Ask your healthcare worker how you will be informed of the test results. You may be asked to call for results, schedule an appointment to discuss results, or notified of results by mail. Follow up care varies depending on many factors related to your test. Sometimes there is no follow up after you have been notified of test results. At other times follow up may be suggested or necessary. Some examples of follow up care include changes to medication or treatment plans, referral to a specialist, more or less frequent monitoring, and additional tests or procedures. Talk with your healthcare worker about any concerns or questions you have regarding follow up care or instructions.

Where can I get more information?

Related Companies

  • Centers for Disease Control and Prevention (CDC) - http://www.cdc.gov/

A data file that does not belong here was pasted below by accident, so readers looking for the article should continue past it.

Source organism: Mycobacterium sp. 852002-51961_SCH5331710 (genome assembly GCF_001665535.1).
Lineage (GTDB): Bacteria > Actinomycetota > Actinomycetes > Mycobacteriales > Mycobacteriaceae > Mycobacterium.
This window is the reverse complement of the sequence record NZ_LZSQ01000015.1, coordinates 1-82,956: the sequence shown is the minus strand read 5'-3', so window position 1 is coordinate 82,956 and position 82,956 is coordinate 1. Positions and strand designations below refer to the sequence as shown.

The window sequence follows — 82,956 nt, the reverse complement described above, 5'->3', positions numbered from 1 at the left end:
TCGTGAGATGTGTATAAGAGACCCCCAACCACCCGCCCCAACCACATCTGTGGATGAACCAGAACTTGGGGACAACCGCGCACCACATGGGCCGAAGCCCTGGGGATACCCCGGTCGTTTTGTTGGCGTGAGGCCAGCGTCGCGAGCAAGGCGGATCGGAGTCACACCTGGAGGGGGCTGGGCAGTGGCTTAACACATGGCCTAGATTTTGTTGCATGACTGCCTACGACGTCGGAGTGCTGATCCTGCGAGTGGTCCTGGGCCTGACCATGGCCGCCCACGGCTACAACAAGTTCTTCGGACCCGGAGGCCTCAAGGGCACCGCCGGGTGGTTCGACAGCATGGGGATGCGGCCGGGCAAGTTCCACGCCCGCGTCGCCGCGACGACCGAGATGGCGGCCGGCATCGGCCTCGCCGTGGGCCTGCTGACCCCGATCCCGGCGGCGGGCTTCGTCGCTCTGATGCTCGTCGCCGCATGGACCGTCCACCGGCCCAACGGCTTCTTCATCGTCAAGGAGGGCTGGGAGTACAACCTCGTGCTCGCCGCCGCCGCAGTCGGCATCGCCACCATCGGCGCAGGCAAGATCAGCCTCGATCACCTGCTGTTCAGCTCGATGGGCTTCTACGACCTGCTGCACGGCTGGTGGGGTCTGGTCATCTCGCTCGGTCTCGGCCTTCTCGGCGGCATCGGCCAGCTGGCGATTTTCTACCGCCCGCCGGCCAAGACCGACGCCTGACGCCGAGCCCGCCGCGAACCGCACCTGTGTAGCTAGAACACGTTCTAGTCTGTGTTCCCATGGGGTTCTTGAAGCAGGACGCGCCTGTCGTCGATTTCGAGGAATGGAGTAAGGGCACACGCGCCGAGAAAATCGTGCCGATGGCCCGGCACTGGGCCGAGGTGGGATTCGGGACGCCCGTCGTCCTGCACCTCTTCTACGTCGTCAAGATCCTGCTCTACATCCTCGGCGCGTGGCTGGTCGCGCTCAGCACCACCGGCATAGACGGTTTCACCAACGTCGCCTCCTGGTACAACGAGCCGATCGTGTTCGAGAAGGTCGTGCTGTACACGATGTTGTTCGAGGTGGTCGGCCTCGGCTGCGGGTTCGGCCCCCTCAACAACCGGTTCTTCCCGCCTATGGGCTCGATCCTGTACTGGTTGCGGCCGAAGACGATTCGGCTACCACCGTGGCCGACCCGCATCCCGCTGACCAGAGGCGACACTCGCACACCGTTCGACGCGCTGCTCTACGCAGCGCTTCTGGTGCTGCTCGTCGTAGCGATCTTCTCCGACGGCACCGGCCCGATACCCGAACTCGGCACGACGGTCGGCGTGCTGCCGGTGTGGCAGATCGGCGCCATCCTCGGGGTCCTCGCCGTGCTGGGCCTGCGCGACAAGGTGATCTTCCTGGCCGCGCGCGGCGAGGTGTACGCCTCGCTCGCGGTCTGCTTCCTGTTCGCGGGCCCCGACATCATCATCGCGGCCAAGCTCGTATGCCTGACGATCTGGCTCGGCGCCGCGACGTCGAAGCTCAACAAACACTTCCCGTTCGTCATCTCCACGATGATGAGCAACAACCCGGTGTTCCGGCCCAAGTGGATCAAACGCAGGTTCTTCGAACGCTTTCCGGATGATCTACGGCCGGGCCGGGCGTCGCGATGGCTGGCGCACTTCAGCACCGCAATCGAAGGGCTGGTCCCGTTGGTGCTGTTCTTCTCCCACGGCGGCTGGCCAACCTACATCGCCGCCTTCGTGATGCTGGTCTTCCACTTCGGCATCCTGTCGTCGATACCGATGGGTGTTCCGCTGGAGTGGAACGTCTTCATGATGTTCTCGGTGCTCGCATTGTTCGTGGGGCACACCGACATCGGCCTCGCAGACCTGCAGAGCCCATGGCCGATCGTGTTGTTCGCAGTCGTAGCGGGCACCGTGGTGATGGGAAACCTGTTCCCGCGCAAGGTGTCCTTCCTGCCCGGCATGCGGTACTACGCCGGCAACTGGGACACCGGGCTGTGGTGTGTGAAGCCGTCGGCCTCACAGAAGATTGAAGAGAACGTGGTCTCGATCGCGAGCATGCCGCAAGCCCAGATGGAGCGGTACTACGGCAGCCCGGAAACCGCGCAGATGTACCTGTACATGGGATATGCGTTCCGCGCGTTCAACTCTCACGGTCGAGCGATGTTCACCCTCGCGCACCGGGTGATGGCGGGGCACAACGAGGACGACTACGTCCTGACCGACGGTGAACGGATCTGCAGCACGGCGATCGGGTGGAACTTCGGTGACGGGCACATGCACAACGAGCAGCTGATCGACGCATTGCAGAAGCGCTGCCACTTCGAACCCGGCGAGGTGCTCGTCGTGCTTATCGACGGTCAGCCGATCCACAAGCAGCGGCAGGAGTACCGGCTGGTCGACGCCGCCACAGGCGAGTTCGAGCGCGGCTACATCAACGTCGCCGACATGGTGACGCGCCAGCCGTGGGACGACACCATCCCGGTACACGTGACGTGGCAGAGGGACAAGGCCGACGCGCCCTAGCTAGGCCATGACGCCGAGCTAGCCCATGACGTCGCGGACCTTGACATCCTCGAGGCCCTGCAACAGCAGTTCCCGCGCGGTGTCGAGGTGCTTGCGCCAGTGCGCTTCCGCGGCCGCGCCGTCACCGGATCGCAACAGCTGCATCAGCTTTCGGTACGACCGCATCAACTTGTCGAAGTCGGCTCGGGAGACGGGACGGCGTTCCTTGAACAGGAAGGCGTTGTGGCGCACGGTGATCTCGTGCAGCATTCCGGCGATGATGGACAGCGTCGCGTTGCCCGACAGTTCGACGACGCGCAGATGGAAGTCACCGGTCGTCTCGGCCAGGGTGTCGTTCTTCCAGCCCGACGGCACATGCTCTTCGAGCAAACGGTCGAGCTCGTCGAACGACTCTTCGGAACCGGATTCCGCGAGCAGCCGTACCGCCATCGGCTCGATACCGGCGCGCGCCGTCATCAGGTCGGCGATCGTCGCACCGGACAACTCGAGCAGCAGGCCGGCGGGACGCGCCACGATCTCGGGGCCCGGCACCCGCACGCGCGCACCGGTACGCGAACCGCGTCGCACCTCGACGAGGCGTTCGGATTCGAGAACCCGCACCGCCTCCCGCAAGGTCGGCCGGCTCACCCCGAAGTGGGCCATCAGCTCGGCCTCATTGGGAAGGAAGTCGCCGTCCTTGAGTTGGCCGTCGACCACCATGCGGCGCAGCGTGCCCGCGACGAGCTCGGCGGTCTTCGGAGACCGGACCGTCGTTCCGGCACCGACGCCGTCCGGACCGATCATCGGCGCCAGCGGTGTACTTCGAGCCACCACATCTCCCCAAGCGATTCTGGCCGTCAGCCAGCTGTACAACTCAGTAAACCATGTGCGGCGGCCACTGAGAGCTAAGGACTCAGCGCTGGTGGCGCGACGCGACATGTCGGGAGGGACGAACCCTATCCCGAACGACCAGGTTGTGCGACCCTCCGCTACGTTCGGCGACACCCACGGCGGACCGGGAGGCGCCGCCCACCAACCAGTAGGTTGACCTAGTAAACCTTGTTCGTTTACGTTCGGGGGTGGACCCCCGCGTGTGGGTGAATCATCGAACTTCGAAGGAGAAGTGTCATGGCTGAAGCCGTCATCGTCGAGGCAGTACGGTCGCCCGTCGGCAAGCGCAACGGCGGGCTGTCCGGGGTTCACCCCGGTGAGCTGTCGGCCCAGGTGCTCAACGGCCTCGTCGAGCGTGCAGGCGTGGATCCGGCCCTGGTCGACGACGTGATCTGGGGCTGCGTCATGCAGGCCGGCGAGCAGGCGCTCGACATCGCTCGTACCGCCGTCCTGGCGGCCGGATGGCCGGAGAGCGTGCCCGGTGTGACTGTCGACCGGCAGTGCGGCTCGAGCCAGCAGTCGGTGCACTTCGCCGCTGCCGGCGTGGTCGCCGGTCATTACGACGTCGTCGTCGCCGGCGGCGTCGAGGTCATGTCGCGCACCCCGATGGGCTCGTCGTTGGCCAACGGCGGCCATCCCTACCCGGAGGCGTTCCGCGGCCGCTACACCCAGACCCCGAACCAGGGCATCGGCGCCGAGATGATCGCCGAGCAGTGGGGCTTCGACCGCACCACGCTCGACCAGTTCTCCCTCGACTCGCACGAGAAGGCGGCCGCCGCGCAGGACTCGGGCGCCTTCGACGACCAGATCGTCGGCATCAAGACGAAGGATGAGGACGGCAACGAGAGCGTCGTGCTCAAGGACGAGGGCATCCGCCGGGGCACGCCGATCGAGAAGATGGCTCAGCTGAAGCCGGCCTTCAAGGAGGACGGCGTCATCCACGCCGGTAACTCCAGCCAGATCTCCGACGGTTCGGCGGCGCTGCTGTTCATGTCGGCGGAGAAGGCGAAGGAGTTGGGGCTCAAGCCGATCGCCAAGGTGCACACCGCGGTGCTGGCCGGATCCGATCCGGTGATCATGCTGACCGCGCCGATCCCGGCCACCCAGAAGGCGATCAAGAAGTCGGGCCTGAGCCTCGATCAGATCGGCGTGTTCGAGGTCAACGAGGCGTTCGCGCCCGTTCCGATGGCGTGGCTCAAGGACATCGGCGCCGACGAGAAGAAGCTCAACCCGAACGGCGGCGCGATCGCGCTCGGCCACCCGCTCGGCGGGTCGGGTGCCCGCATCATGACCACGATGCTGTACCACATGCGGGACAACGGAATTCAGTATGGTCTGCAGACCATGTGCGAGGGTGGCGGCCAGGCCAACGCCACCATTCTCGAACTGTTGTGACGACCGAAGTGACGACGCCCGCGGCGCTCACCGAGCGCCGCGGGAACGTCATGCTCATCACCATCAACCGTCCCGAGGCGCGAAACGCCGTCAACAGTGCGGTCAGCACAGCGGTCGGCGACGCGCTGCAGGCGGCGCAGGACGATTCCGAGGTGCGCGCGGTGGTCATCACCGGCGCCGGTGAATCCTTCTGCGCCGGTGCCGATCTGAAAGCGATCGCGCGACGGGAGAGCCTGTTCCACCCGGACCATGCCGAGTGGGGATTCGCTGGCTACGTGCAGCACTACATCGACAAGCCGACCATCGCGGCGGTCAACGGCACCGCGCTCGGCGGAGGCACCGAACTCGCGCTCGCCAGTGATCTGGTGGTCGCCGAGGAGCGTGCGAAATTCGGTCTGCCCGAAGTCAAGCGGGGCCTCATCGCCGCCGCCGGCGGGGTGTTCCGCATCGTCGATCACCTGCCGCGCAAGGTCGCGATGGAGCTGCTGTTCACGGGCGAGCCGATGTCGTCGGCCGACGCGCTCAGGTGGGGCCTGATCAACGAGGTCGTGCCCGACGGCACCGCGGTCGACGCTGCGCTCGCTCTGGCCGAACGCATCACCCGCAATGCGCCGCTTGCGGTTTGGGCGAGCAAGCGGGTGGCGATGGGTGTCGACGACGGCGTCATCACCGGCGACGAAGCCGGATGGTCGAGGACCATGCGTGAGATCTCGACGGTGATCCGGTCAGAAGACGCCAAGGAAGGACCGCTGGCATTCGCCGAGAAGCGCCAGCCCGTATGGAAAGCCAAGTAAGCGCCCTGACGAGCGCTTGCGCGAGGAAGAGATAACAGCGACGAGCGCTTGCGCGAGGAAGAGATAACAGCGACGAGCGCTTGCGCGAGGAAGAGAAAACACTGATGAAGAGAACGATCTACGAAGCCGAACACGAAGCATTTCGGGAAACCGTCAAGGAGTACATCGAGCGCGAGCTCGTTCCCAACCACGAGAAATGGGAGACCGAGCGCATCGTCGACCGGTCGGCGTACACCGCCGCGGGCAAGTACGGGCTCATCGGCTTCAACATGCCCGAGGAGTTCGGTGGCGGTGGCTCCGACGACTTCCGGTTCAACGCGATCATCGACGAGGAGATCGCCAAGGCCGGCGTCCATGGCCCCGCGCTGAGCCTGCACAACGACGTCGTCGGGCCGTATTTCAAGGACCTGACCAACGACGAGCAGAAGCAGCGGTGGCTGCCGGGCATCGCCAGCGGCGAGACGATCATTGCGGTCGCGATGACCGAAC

• American Social Health Association (ASHA) - http://www.ashastd.org
  • Division of STD Prevention, Centers for Disease Control and Prevention - http://www.cdc.gov/std

References:

[1] Castle PE, Wheeler CM, Solomon D, et al: Interlaboratory reliability of Hybrid Capture 2. Am J Clin Pathol 2004; 122:238-245.

[2] Lorincz AT & Richart RM: Human papillomavirus DNA testing as an adjunct to cytology in cervical screening programs. Arch Pathol Lab Med 2003; 127:959-968.

[3] National Comprehensive Cancer Network: Cervical cancer V.1.2008. National Comprehensive Cancer Network. Jenkintown, PA. 2007. Available from URL: http://www.nccn.org/professionals/physician_gls/PDF/cervical.pdf. As accessed March 11, 2008.


Last Updated: 11/4/2014